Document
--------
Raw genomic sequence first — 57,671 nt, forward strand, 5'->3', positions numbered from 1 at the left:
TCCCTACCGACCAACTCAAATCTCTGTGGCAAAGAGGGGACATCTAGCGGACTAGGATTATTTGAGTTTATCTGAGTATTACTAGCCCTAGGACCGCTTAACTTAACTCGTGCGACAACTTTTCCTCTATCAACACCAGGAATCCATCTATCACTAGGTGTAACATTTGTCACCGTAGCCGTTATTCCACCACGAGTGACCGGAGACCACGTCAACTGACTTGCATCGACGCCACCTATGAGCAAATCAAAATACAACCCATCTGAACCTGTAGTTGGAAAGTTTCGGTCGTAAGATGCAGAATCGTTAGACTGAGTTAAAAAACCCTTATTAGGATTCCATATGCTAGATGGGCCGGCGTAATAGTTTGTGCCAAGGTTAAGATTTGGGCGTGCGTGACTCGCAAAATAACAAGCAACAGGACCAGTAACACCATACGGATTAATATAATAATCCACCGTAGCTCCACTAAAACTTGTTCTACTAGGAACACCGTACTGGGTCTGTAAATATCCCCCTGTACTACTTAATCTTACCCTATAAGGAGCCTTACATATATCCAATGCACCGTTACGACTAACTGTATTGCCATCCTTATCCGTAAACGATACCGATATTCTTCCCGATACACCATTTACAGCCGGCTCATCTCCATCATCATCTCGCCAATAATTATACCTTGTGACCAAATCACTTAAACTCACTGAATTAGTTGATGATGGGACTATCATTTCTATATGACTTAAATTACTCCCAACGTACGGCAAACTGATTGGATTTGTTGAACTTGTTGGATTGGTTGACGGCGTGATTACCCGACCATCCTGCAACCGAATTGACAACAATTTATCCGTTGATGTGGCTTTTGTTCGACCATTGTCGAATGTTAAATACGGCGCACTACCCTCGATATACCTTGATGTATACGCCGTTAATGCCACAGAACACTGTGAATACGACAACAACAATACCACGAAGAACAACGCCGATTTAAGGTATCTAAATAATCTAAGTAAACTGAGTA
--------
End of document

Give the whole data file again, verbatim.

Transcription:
Raw genomic sequence first — 57,671 nt, forward strand, 5'->3', positions numbered from 1 at the left:
TCCCTACCGACCAACTCAAATCTCTGTGGCAAAGAGGGGACATCTAGCGGACTAGGATTATTTGAGTTTATCTGAGTATTACTAGCCCTAGGACCGCTTAACTTAACTCGTGCGACAACTTTTCCTCTATCAACACCAGGAATCCATCTATCACTAGGTGTAACATTTGTCACCGTAGCCGTTATTCCACCACGAGTGACCGGAGACCACGTCAACTGACTTGCATCGACGCCACCTATGAGCAAATCAAAATACAACCCATCTGAACCTGTAGTTGGAAAGTTTCGGTCGTAAGATGCAGAATCGTTAGACTGAGTTAAAAAACCCTTATTAGGATTCCATATGCTAGATGGGCCGGCGTAATAGTTTGTGCCAAGGTTAAGATTTGGGCGTGCGTGACTCGCAAAATAACAAGCAACAGGACCAGTAACACCATACGGATTAATATAATAATCCACCGTAGCTCCACTAAAACTTGTTCTACTAGGAACACCGTACTGGGTCTGTAAATATCCCCCTGTACTACTTAATCTTACCCTATAAGGAGCCTTACATATATCCAATGCACCGTTACGACTAACTGTATTGCCATCCTTATCCGTAAACGATACCGATATTCTTCCCGATACACCATTTACAGCCGGCTCATCTCCATCATCATCTCGCCAATAATTATACCTTGTGACCAAATCACTTAAACTCACTGAATTAGTTGATGATGGGACTATCATTTCTATATGACTTAAATTACTCCCAACGTACGGCAAACTGATTGGATTTGTTGAACTTGTTGGATTGGTTGACGGCGTGATTACCCGACCATCCTGCAACCGAATTGACAACAATTTATCCGTTGATGTGGCTTTTGTTCGACCATTGTCGAATGTTAAATACGGCGCACTACCCTCGATATACCTTGATGTATACGCCGTTAATGCCACAGAACACTGTGAATACGACAACAACAATACCACGAAGAACAACGCCGATTTAAGGTATCTAAATAATCTAAGTAAACTGAGTA